If someone wearing an official-looking uniform rang your doorbell unannounced, stated they were from your local car dealership’s service department, and said they needed your car keys to fix a recently discovered problem, would you do it; would you give them the keys to your car?
That may sound far-fetched, but people do it all the time with their computers.
Think about this scenario: if someone called you on the phone, said they were from the “Microsoft Windows Technical Department” and claimed they needed to remotely repair your computer because it had been hacked, would you believe them?
I hope not, because it’s a scam. Someone contacts me at least once a week, stating they have received such a call, and asking if it was legitimate.
One of my jobs lately has been helping someone who fell for the scam, gave the bad guys their credit card number, had money stolen and had the bad guys lock them out of their own computer, losing everything there.
The calls go something like this: the Windows Technical Department’s “Central Server” has been receiving error warnings from your computer, indicating that your computer is in danger of crashing or being hacked.
The helpful tech support guy, speaking with a great sense of urgency, then asks you to “test” your computer by pressing certain key combinations on your keyboard.
A confusing-looking window called “Event Viewer” opens, filled with technical gobbledygook error messages, “proving” your computer has been hacked.
He further explains that the “Central Server” gave him your phone number, so he could call and help you out of this terrible situation.
As the call progresses, you are pressured to visit a certain website and install something that will allow remote control of your computer, so that “repairs” can be effected.
You are also asked to provide a credit card number to pay for services rendered. Victims of this scam end up losing between $50-500. They also risk losing everthing on the computer.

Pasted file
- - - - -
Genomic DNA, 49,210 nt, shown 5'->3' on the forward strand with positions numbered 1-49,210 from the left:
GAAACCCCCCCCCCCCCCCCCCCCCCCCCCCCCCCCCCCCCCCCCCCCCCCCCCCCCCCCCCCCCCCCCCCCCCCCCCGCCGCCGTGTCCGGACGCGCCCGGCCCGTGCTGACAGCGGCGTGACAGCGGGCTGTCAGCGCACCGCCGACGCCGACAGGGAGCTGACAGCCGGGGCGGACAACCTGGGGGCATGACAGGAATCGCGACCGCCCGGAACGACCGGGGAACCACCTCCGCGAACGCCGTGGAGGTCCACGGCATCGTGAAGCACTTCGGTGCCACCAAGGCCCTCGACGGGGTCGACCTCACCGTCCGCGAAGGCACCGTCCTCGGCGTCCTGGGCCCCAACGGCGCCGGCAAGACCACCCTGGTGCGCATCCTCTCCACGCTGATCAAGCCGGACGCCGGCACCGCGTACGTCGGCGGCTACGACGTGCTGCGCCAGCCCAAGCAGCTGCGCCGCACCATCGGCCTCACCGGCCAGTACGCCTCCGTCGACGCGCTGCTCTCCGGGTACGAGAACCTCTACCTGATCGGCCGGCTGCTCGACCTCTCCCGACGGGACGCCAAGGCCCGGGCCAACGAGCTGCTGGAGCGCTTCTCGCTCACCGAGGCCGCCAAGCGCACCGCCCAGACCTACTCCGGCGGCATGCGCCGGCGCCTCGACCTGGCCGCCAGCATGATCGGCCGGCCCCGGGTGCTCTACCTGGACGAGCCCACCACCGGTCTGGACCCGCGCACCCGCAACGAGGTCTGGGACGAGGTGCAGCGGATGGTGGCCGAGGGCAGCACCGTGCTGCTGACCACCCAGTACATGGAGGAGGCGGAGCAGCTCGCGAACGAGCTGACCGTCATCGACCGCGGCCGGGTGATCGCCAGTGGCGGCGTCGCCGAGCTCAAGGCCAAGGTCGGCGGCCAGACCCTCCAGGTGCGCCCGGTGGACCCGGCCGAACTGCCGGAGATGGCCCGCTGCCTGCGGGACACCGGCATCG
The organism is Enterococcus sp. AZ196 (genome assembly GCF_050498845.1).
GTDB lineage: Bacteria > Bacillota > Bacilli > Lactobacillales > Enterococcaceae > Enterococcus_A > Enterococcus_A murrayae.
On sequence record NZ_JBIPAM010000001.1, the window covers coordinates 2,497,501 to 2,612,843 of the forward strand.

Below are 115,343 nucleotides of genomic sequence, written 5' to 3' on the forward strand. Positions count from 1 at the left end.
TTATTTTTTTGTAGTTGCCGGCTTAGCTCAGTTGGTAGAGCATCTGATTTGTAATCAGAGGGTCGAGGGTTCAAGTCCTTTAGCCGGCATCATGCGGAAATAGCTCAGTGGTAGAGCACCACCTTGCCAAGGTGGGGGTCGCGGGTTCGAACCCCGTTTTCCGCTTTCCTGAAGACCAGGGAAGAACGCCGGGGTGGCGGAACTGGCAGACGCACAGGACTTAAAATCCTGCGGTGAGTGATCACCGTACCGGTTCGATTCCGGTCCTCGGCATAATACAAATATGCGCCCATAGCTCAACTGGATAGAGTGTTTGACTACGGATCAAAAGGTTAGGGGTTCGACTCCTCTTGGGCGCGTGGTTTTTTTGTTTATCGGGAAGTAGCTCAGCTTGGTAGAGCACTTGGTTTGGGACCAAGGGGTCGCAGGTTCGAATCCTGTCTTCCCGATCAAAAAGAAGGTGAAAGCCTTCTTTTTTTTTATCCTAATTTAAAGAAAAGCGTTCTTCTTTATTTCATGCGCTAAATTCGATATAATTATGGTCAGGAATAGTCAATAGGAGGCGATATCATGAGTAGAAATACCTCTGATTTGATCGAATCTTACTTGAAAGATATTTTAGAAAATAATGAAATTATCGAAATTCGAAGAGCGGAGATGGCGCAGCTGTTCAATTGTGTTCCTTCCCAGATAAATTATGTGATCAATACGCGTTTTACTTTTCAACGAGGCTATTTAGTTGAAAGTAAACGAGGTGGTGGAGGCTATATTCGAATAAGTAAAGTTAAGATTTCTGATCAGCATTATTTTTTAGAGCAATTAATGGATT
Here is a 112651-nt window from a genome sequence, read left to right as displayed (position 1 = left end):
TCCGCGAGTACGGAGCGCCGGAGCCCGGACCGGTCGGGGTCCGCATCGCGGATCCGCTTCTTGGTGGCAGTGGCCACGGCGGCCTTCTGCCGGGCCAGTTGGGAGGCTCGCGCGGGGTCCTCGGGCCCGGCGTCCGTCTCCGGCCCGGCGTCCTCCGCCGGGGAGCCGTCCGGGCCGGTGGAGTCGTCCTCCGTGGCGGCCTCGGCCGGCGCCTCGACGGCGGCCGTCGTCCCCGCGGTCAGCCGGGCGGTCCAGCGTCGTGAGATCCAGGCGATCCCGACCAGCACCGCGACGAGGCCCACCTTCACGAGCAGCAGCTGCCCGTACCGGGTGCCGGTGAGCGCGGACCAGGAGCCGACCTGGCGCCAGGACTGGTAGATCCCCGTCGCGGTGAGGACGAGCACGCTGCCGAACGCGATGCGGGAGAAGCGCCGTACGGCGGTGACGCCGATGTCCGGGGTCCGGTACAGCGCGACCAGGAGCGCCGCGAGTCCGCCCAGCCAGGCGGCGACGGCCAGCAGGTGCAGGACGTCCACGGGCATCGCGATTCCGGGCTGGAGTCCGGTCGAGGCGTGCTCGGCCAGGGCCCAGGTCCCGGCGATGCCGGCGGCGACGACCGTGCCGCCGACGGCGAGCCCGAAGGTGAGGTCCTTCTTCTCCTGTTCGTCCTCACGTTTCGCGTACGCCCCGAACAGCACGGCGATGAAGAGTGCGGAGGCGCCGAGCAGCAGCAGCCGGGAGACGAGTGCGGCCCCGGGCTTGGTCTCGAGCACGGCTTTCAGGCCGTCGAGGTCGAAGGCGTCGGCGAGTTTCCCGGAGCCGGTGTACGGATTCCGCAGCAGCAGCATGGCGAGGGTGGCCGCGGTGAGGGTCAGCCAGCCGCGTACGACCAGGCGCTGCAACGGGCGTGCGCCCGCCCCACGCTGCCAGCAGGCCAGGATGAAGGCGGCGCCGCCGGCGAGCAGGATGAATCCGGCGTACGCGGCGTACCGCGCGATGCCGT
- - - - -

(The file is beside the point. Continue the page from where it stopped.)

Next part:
A few years ago, the Federal Trade Commission started taking scammers like this to court; unfortunately, new scams spring up every day, so it’s an ongoing crackdown that may never end.
“The FTC has been aggressive — and successful — in its pursuit of tech support scams,” said FTC Chairman Jon Leibowitz, “and the tech support scam artists … have taken scareware to a whole other level of virtual mayhem.”
The FTC stated that the operations — mostly based in India — target English-speaking consumers in the United States, Canada, Australia, Ireland, New Zealand and the U.K.
Most of the scammers use telemarketing boiler rooms to call consumers. Others lure consumers by placing ads with Google which appear when consumers search for their computer company’s tech support telephone number.
According to the FTC, after getting the consumers on the phone, the telemarketers claim they are affiliated with legitimate companies, including Dell, Microsoft, McAfee, and Norton, and tell consumers they have detected malware that poses an imminent threat to their computers.
The FTC also says the scammers try to avoid detection by consumers and law enforcers by using virtual offices that are actually just mail-forwarding facilities, and by using hundreds of different website names and phone numbers.
Visit my website at davemoorecomputers.com and you’ll see a video of me called “Scamming the Tech Support Scammers” that you may enjoy.
In the video, I call one of the scammers and lead him on for a bit, demonstrating some of the tactics they use.
Nobody from Microsoft will ever call you out of the blue offering to fix your computer. Enjoy the video, and caveat emptor.
Dave Moore, CISSP, has been fixing computers in Oklahoma since 1984. Founder of the non-profit Internet Safety Group Ltd., he also teaches Internet safety community training workshops. He can be reached at 919-9901 or internetsafetygroup.org.